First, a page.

posted by overanxious ducksqueezer at 12:01 PM on April 20, 2006 [1 favorite]

Depending on your age, it may be a result of peri-menopause. The 5 to 15 years before menopause often comes with unusually light, heavy, irregular, or more frequent periods.
posted by zarah at 12:02 PM on April 20, 2006 [1 favorite]

Are you pregnant?
posted by crazycanuck at 12:03 PM on April 20, 2006

I experienced this for a few months and after an endometrial biopsy it was determined I had endometritis -- a week or so of doxycycline (an antibiotic) cleared it up. Most of the references you'll find on endometritis refer to post-pregnancy issues, but that wasn't my problem (by about 24 years -- I'm perimenopausal now). My PA said it often just happens for no discernible reason. (I've been a vegetarian for many, many years, that isn't it.)

The biopsy's no fun, but not too bad and it only takes a few minutes. Ask your gynecologist about it.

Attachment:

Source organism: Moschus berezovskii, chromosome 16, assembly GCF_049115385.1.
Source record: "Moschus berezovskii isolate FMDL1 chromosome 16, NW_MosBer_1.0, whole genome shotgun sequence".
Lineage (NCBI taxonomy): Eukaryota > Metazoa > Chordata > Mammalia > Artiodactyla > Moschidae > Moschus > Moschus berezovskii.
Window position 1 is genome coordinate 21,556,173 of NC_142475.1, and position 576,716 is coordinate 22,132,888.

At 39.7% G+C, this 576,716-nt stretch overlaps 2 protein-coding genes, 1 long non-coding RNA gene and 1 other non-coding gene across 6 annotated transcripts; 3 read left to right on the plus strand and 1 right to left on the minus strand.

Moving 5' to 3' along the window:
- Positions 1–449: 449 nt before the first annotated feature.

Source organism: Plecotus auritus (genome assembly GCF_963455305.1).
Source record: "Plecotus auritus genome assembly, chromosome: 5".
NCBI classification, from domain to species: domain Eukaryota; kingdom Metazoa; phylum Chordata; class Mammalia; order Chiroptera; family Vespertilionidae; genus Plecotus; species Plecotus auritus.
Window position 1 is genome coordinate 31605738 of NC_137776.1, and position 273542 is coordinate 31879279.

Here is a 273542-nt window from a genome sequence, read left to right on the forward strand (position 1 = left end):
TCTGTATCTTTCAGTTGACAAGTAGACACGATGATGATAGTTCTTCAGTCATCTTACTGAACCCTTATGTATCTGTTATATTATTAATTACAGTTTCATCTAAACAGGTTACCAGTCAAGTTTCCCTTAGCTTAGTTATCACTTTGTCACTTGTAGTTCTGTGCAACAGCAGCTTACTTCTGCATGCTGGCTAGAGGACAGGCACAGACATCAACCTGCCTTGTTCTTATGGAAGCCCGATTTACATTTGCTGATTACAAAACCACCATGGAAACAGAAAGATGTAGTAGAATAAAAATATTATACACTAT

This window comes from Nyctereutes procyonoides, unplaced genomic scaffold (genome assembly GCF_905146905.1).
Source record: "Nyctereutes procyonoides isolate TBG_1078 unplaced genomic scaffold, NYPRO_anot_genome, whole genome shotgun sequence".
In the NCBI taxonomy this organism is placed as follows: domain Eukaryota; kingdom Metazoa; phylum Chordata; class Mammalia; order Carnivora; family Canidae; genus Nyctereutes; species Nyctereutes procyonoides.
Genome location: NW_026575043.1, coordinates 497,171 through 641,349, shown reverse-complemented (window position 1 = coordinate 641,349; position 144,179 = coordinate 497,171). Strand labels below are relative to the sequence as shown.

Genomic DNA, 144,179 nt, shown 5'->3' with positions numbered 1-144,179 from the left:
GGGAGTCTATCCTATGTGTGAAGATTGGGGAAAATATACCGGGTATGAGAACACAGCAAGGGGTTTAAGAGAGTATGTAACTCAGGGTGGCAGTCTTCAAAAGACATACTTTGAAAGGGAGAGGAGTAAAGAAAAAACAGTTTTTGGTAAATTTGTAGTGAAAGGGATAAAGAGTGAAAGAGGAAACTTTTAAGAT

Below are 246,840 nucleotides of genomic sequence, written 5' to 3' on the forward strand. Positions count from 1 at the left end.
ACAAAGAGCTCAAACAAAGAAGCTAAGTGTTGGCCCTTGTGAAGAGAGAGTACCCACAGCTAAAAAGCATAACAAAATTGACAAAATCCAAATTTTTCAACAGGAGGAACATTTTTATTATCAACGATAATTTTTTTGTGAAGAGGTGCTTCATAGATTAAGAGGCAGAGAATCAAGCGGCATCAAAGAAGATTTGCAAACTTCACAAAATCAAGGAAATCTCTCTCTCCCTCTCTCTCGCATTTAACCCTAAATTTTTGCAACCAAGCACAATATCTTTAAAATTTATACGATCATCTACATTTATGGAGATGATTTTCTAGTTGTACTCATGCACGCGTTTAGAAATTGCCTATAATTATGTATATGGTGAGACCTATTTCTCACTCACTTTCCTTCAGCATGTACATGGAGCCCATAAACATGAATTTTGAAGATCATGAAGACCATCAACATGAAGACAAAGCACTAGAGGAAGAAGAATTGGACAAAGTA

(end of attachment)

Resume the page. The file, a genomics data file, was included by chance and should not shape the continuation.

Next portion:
posted by redheadeb at 12:07 PM on April 20, 2006

How old are you?
posted by raedyn at 12:16 PM on April 20, 2006

Do you have a female roommate who is on a different type of Pill than you, assuming you are on the Pill? For example, are you on a triphasal pill like Ortho-tricyclen and your roommate on a monophasal pill like Ovcon? If so, her monophasal cycle could be causing you to have two periods a month. I experienced that one with my last female roommate.
posted by onhazier at 12:42 PM on April 20, 2006

Response by poster: Thanks for the replies thus far mefites! To answer your questions:

1. I am not taking any kind of birth control (conversely, I am definitely not pregnant)

2. I actually do not eat any soy at all, though I did when I first started being vegetarian. I haven't consumed any soy products in the last couple of months.

3. I am in my early 20's, so it's probably not due to menopause. :]
posted by zippity at 12:44 PM on April 20, 2006

Best answer: I am not trying to scare you but please, please go get yourself checked by your gyno. I started having the same thing and then it got worse, very heavy bleeding and after he did a D & C I found out I had uterine cancer. (I am ok now--caught it early enough.)
posted by govtdrone at 12:57 PM on April 20, 2006

Did you recently start or stop exercising heavily? Did you recently start or stop going through a lot of stress?
posted by salvia at 2:28 PM on April 20, 2006